21 June 2016

Temple Quay Market, Bristol

I'm a creature of habit, but not when it comes to food. Since starting this blog nearly three years ago I've been eating out at least once a week and I've realised there is always something new to try. I am 100% okay with this, but my imagination only stretches so far when it comes to making my packed lunch for work. It was to my absolute joy, then, that my colleague discovered Temple Quay Market, and so began our weekly excursions and my weekday lunches became a lot more exciting.

A stone's throw from temple meads station and smack bang in the middle of Bristol's business quarter (is that what we call it?), this market is ideally located for us office workers, and such a treat. Always local, always fresh and absolutely always delicious, the food is the kind you'd get at a food festival or the best independent cafe in Clifton, and I love it all. Thursday has officially become the new Friday thanks to Temple Quay Market. 

From falafel wraps and tacos to stroganoffs and burgers, there's something for all tastes and appetites. My favourites so far have been Niangs Thai's yellow chicken curry (there is nothing, NOTHING, that compares to that Thai, coconutty goodness), Ah Ma's pork baos and, featuring in this post, Eat Like A Greek's halloumi pitta wrap.

There's something so satisfying about biting into food you've seen prepared right in front of you. A simple combination of fresh salad, grilled halloumi, balsamic glaze and homemade tzatziki stuffed in a soft, warm pitta is the perfect lunch for me. And to finish, a doughnut from The Big O Donut Co, because, let's be honest, it's always good to end meals on a sweet note.

My dad and I found these doughnuts shortly before I moved to Bristol last summer. A woman was selling them at Whiteladies Road market and they looked so shiny and big we had to get some. Thank goodness we did – they are honestly the best doughnuts on the planet. I've been to New York and I've tried all its trendy offerings, including Dough, and trust me, these are better.

Good doughnuts don't make you feel like you're gonna die after you've eaten them. These are so light, fresh and perfectly flavoured without being too sweet. I could eat one after the other at any time of day and nothing and no one could stop me. I'm just waiting for The Big O Donut Co to open up a shop so I know they're here for good.

Lime & coconut
Lemon curd cream

Let me just say, these two doughnuts were eaten on separate occasions, but I'd have no trouble scoffing both in one sitting. The salted caramel rings were also calling my name but alas, my pocket money only stretched so far. If anyone fancies ordering a crate of these to my office I'll probably let you have one :)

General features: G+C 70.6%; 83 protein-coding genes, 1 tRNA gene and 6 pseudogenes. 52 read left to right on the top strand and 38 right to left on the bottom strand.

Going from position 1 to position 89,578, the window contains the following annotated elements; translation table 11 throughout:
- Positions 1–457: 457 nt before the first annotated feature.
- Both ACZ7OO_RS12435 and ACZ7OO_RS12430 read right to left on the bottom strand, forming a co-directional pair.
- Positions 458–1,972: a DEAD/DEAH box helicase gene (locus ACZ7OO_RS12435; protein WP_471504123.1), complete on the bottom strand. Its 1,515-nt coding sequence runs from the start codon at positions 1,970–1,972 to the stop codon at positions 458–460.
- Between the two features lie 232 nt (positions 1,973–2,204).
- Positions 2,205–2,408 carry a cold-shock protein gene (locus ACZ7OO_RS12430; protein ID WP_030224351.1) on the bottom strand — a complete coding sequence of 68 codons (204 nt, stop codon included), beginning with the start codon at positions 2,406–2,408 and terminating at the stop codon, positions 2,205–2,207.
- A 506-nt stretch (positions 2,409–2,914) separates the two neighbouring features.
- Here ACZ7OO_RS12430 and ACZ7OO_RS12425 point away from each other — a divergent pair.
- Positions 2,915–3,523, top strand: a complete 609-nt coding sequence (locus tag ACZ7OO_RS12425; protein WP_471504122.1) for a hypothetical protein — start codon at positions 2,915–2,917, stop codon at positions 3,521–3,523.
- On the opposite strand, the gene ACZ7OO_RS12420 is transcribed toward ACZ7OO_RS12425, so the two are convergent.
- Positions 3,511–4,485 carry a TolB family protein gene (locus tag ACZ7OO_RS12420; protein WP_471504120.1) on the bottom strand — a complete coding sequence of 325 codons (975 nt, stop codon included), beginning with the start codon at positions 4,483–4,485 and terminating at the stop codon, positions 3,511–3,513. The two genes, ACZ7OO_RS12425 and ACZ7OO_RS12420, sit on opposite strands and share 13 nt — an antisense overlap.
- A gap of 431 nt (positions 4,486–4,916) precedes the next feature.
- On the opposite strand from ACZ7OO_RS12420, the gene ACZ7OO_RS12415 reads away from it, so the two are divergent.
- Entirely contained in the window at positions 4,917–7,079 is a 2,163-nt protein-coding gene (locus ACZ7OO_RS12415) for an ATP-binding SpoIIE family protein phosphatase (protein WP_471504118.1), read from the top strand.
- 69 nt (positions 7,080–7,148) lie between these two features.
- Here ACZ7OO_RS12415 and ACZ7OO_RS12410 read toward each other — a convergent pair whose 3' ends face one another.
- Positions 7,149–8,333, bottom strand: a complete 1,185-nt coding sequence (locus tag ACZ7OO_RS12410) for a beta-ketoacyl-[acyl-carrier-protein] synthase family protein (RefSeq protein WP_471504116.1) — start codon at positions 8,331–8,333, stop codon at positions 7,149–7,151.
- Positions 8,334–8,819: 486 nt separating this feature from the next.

Have you been to any of the food markets in Bristol? They are the absolute best and just one of the many reasons I love this city so much. There's often one in the Bearpit, on the Harbourside and, of course, St Nick's. Check out the full list here. Temple Quay Market takes place every Thursday from 12-2pm and I'm there every week, without fail.


9 June 2016

Assilah Bistro – Bristol

I thought I'd been hard pressed to find a decent Moroccan restaurant in Bristol, but perhaps I just wasn't looking hard enough, because last week I was introduced to Assilah Bistro, a little BYOB restaurant in south Bristol.

If you want authenticity, Assilah Bistro is the place to go. Situated on a road in between Knowle and Totterdown, it's popular with the locals and charmed me with its welcoming staff, gorgeous decor and attention to detail.

My friends Drew & Katie were visiting from Abergavenny and they'd been to Assilah before (they loved it). I'm always keen to eat at places friends recommend – especially when it's food I don't get to eat very often. I've never been to Morocco, but sitting on the (slightly uncomfortable) stalls at low, beautifully-tiled tables, it certainly didn't feel like we were in Bristol anymore.

My knowledge of Moroccan cuisine is limited; is it exclusive to Morocco? I've eaten similar food – falafel, lamb cofta, tagine – at Comptoir Libanais, but where does it originate?

Nonetheless, Assilah Bistro had something special to offer, both in terms of its chilled atmosphere and, of course, the food. The curtains draping across the restaurant (which was like someone's living room!), the colourful patterned tiles. Just stunning detail, all round, setting us up ready for the main event – the food.

We ordered some falafels, olives and bread to start. The olives came in a spicy dressing and were really juicy and yum. I'd pass on the other two starters next time, though. The falafels were a tad on the salty side and the bread was just bread – nothing special.

We were a party of 7 so I expected service to be slow, but we waited over an hour(!) for our mains. However, our server was so friendly and the food was delicious, so I had to let it go. I ordered the lamb meshwi – marinated lamb from the grill served with salad, cous cous and a tomato sauce. It had just the right amount of spice, and, combined with the fresh salad, warm couscous and tomato sauce, this dish was, I think, the best on the whole menu.

With BYOB at just £2 per bottle Assilah Bistro is a great restaurant for a meal with friends. It's a little different and a bit out of the way of the city centre, but so worth a visit if you want a change from all the usual high street offerings. If anything, just go to have a nosy and make friends with the staff – this place is awesome. 

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